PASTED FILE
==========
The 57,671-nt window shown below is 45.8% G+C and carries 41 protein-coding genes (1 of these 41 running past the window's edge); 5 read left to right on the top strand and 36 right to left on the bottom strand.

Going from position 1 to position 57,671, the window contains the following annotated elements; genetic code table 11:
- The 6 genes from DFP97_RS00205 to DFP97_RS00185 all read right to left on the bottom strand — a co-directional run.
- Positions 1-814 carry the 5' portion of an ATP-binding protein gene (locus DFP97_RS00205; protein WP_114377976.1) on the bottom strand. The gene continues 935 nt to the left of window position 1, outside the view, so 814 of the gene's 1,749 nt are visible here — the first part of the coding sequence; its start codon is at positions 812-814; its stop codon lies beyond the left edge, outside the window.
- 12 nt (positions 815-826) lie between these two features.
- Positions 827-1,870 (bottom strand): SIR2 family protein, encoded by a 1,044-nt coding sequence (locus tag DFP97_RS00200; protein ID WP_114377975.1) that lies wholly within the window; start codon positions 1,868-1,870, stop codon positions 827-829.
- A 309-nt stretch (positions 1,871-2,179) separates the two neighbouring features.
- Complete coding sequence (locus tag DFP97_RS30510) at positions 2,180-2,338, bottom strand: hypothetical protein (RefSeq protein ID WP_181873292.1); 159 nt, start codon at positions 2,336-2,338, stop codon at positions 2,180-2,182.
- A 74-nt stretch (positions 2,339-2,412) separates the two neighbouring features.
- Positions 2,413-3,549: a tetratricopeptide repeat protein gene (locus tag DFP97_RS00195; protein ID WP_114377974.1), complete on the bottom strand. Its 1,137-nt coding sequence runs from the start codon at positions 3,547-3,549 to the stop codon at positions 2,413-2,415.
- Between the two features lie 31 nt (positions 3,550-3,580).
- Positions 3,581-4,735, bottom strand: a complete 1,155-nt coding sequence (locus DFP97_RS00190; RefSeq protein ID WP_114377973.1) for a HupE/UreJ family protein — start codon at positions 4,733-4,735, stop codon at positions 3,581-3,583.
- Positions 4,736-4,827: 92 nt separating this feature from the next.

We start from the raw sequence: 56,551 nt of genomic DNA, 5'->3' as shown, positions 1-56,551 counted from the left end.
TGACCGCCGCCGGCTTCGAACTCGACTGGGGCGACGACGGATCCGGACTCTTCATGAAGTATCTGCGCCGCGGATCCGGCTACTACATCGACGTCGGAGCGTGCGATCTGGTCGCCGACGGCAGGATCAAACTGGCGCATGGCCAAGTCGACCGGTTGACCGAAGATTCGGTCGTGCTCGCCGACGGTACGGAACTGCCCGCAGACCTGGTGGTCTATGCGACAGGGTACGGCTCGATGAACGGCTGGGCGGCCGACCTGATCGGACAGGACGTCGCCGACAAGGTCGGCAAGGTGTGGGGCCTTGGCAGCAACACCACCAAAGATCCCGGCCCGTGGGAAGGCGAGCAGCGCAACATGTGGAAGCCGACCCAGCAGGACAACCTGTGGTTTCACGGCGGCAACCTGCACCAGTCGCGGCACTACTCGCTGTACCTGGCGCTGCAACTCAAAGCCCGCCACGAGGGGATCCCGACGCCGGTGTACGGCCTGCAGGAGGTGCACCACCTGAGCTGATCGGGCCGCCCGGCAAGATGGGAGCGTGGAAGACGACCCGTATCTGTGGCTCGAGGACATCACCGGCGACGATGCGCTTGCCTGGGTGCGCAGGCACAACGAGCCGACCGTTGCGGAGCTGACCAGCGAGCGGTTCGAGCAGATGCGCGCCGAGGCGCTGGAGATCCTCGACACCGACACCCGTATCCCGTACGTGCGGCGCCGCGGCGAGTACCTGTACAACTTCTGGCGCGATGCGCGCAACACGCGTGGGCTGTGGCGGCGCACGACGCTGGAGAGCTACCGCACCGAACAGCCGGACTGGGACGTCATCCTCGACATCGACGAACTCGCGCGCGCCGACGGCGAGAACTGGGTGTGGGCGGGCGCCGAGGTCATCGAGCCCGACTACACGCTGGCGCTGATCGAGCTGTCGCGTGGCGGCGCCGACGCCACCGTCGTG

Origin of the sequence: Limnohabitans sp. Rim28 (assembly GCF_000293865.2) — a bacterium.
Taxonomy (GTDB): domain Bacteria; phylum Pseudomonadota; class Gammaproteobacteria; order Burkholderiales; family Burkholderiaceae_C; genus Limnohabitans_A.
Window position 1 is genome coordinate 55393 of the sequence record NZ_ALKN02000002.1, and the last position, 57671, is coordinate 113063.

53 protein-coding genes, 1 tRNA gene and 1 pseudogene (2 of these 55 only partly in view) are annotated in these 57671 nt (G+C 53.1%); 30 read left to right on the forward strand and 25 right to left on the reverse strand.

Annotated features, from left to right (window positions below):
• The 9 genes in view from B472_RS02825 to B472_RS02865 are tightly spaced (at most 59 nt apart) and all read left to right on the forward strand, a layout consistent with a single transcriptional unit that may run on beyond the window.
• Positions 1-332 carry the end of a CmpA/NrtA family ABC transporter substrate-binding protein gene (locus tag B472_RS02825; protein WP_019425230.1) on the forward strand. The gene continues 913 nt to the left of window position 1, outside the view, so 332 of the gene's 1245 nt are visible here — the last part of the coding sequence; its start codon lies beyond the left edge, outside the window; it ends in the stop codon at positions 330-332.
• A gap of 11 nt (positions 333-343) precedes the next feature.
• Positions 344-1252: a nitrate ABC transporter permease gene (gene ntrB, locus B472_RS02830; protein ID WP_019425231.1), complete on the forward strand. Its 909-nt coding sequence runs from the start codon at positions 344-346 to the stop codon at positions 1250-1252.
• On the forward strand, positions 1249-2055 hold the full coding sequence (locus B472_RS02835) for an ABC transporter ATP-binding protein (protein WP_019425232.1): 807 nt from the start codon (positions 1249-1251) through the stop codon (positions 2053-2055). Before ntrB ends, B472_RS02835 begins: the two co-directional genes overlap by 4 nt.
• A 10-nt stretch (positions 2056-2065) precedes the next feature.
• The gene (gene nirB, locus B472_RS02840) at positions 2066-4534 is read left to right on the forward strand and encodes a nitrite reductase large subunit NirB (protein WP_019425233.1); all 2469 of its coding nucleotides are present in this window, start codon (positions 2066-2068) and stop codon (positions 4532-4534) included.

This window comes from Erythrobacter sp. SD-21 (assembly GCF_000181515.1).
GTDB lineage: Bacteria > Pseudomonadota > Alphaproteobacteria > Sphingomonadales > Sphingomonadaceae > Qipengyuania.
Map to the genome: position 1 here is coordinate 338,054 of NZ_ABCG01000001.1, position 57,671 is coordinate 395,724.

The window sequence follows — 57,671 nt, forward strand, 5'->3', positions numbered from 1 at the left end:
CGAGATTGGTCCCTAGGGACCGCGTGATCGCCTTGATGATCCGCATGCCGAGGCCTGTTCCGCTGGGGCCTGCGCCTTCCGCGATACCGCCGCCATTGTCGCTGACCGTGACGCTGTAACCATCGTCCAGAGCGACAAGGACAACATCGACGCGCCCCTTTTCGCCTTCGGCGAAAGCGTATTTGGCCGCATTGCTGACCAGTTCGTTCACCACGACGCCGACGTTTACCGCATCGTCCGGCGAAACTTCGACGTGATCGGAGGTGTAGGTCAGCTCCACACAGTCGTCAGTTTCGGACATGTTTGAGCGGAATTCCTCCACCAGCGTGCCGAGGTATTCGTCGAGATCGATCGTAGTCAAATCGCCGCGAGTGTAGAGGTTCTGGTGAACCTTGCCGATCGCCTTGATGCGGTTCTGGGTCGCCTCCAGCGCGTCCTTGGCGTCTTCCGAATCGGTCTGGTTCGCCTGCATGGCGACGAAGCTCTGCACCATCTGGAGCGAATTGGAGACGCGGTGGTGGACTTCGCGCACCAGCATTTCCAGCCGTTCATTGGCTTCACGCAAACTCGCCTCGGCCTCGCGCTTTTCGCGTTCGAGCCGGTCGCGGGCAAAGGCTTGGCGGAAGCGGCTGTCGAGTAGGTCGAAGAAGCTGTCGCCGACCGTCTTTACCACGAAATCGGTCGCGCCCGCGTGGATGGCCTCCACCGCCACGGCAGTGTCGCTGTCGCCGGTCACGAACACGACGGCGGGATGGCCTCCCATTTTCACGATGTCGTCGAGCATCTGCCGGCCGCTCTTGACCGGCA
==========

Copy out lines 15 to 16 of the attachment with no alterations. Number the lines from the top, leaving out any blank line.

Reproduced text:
TGACCGCCGCCGGCTTCGAACTCGACTGGGGCGACGACGGATCCGGACTCTTCATGAAGTATCTGCGCCGCGGATCCGGCTACTACATCGACGTCGGAGCGTGCGATCTGGTCGCCGACGGCAGGATCAAACTGGCGCATGGCCAAGTCGACCGGTTGACCGAAGATTCGGTCGTGCTCGCCGACGGTACGGAACTGCCCGCAGACCTGGTGGTCTATGCGACAGGGTACGGCTCGATGAACGGCTGGGCGGCCGACCTGATCGGACAGGACGTCGCCGACAAGGTCGGCAAGGTGTGGGGCCTTGGCAGCAACACCACCAAAGATCCCGGCCCGTGGGAAGGCGAGCAGCGCAACATGTGGAAGCCGACCCAGCAGGACAACCTGTGGTTTCACGGCGGCAACCTGCACCAGTCGCGGCACTACTCGCTGTACCTGGCGCTGCAACTCAAAGCCCGCCACGAGGGGATCCCGACGCCGGTGTACGGCCTGCAGGAGGTGCACCACCTGAGCTGATCGGGCCGCCCGGCAAGATGGGAGCGTGGAAGACGACCCGTATCTGTGGCTCGAGGACATCACCGGCGACGATGCGCTTGCCTGGGTGCGCAGGCACAACGAGCCGACCGTTGCGGAGCTGACCAGCGAGCGGTTCGAGCAGATGCGCGCCGAGGCGCTGGAGATCCTCGACACCGACACCCGTATCCCGTACGTGCGGCGCCGCGGCGAGTACCTGTACAACTTCTGGCGCGATGCGCGCAACACGCGTGGGCTGTGGCGGCGCACGACGCTGGAGAGCTACCGCACCGAACAGCCGGACTGGGACGTCATCCTCGACATCGACGAACTCGCGCGCGCCGACGGCGAGAACTGGGTGTGGGCGGGCGCCGAGGTCATCGAGCCCGACTACACGCTGGCGCTGATCGAGCTGTCGCGTGGCGGCGCCGACGCCACCGTCGTG

Origin of the sequence: Limnohabitans sp. Rim28 (assembly GCF_000293865.2) — a bacterium.